If last week's OPEC meeting tells us anything, it's that the global oil market will never be quite the same.
State of Disarray
When the United States was suffering through the effects of the oil embargo during the 1970s, the international cartel known as the Organization of Petroleum Exporting Countries (OPEC) maintained a stranglehold on the worldwide crude oil supply. As the decades have passed, the cartel's vice-grip on supplies of crude oil has been loosened with the help of two new major producers, the U.S. and Russia.
Back when triple-digit oil prices were commonplace—up to just about a year ago—it was easy to buy into the perception that OPEC remained in control of the global markets for its abundant energy resources. The ball was largely in the court of Saudi Arabia, which accounts for about two-thirds of the 13-member OPEC's total production (and roughly 40% of global production). Yet, the last time that the Saudis chose to withhold its output of oil in order to support higher prices (or, said differently, in order to extort its customers, as cartels are prone to do), it made a mistake: Competitors stepped in to replace the missing supply, eating away market share that OPEC has failed to claw back.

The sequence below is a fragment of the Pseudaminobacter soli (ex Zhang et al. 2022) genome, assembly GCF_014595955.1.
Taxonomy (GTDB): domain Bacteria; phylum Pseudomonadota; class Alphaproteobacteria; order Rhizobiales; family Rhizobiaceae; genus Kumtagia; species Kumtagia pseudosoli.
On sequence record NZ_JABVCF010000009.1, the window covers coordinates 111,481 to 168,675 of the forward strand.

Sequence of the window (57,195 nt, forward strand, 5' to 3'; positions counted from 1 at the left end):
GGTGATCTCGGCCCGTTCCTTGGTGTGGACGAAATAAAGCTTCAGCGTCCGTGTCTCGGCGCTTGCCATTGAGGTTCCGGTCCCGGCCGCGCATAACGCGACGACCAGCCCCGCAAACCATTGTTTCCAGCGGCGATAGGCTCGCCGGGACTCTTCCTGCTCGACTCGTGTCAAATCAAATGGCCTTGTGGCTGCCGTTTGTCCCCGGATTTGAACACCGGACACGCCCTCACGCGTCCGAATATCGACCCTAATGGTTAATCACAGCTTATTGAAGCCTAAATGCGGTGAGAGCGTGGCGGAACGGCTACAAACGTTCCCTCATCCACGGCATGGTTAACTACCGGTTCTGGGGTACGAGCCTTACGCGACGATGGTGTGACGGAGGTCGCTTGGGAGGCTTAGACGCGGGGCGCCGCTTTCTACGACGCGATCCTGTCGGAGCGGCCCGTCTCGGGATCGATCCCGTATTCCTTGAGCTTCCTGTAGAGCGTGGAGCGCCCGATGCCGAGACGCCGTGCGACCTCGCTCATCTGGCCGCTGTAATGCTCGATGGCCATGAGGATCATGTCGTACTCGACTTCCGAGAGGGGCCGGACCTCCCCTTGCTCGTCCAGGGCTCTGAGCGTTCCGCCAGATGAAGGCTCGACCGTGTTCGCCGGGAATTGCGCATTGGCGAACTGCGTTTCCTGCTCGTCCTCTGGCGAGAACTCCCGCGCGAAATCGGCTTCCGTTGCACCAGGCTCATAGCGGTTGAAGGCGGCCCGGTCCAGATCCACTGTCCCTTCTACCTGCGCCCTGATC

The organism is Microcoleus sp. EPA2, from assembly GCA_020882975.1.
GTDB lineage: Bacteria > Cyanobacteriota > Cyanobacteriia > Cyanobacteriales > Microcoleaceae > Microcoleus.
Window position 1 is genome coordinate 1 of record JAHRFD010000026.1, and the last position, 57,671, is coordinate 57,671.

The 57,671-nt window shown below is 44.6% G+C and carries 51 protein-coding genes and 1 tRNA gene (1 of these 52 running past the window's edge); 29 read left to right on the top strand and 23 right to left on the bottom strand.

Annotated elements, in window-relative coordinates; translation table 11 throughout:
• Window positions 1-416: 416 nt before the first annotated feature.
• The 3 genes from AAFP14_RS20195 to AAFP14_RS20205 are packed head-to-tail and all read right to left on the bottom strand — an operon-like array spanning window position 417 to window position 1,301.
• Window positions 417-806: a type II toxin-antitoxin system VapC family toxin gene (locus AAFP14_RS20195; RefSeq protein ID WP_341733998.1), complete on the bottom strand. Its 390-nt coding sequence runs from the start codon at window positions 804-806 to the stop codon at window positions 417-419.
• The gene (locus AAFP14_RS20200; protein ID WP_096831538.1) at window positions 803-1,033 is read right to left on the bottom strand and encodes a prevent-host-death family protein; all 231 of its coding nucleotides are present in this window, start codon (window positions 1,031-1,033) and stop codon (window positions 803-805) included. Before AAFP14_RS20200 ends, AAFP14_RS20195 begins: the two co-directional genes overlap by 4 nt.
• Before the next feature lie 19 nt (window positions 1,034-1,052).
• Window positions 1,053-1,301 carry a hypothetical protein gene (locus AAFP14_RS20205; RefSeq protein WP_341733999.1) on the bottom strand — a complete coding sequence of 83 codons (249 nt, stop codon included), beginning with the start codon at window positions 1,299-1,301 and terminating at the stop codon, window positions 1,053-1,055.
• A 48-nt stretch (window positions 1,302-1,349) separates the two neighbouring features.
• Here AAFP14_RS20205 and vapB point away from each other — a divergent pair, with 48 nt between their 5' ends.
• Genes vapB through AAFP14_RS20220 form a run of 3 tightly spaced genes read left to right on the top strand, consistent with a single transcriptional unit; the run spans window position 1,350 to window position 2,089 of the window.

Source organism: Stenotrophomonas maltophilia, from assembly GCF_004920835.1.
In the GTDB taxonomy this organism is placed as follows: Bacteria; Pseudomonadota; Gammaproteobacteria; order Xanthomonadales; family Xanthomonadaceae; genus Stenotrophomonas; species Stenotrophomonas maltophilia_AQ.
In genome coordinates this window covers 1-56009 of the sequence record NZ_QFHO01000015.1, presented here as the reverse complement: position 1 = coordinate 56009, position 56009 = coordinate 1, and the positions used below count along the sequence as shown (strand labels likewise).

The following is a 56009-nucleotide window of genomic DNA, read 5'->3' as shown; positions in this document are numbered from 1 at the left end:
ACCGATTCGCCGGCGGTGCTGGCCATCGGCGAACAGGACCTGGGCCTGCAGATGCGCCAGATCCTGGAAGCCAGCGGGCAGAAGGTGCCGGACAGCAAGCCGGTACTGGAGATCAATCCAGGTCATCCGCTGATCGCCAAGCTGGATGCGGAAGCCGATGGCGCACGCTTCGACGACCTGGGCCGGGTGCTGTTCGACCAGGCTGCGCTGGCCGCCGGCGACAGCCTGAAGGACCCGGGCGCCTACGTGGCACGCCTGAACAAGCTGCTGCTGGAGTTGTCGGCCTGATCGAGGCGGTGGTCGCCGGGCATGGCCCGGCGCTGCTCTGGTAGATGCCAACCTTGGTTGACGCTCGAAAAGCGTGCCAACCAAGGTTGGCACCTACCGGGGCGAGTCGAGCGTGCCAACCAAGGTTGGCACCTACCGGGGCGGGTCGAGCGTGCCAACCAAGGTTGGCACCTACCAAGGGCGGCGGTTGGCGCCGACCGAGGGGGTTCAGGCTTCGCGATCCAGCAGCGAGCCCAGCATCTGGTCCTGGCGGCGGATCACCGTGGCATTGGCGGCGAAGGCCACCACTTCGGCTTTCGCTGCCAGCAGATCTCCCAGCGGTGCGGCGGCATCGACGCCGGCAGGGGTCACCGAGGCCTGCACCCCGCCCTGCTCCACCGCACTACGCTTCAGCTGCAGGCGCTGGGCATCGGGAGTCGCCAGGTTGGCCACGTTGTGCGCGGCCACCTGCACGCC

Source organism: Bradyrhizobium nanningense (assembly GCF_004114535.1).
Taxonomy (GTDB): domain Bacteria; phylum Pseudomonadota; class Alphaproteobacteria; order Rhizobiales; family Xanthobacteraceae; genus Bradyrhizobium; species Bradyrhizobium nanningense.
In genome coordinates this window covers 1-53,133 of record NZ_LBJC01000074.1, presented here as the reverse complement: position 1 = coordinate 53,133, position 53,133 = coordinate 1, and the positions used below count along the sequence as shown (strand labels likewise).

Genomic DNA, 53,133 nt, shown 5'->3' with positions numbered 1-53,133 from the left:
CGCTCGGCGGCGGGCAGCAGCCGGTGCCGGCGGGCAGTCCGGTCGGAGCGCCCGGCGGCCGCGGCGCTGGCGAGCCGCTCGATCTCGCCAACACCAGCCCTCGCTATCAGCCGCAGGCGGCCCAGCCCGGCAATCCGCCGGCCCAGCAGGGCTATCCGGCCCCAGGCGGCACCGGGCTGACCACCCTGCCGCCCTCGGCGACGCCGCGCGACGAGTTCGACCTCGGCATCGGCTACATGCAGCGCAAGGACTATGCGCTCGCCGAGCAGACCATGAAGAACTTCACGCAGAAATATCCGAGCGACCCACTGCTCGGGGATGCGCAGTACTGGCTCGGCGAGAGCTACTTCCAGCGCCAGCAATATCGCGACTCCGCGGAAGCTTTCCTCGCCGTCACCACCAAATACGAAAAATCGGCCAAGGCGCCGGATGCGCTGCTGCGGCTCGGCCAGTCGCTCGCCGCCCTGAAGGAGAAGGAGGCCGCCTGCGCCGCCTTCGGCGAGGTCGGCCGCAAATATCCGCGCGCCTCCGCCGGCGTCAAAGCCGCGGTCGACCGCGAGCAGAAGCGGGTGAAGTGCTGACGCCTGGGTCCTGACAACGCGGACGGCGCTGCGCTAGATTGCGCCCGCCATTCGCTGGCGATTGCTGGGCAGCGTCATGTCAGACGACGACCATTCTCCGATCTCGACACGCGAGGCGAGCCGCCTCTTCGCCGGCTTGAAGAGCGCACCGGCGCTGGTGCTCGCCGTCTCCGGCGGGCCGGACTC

Now, with Americans largely energy independent and Russia capable of providing ample oil supplies for its trading partners, the diminishing role of OPEC has been reflected in the plunge in prices.
On Monday afternoon, both major crude oil benchmarks were about 5% lower, with WTI crude falling below the $38/bbl mark and Brent crude approaching 7-year lows below $41 per barrel.
The only ostensible result from OPEC meeting Friday was that cartel agreed to meet again in June. Otherwise, no new production limits were set. Essentially, the cartel has now freed its members to pump as much oil as they please.
To date, both Saudi Arabia and Iran hold back hundreds of thousands of barrels of oil per day (the latter due to sanctions). It seems that Saudi Arabia is not taking the risk of falling victim to any perfidy if its fellow members agree to act in unison and then renege on that commitment, again robbing the Saudis of market share. The same applies to non-OPEC oil exporting countries, who have (understandably) ignored the cartel's calls for these producers to also cut production.
It's also not helping OPEC that natural gas is similarly in a supply glut, and is both cheap and abundant. Plus, although the process is gradual, steep oil prices during the last decade encouraged a great deal of investment in alternative energy sources like wind and solar. These renewable resources still only make up a sliver of global energy demand but will continue to chip away at the supremacy of crude oil faster than most observers believed just 18 months ago.
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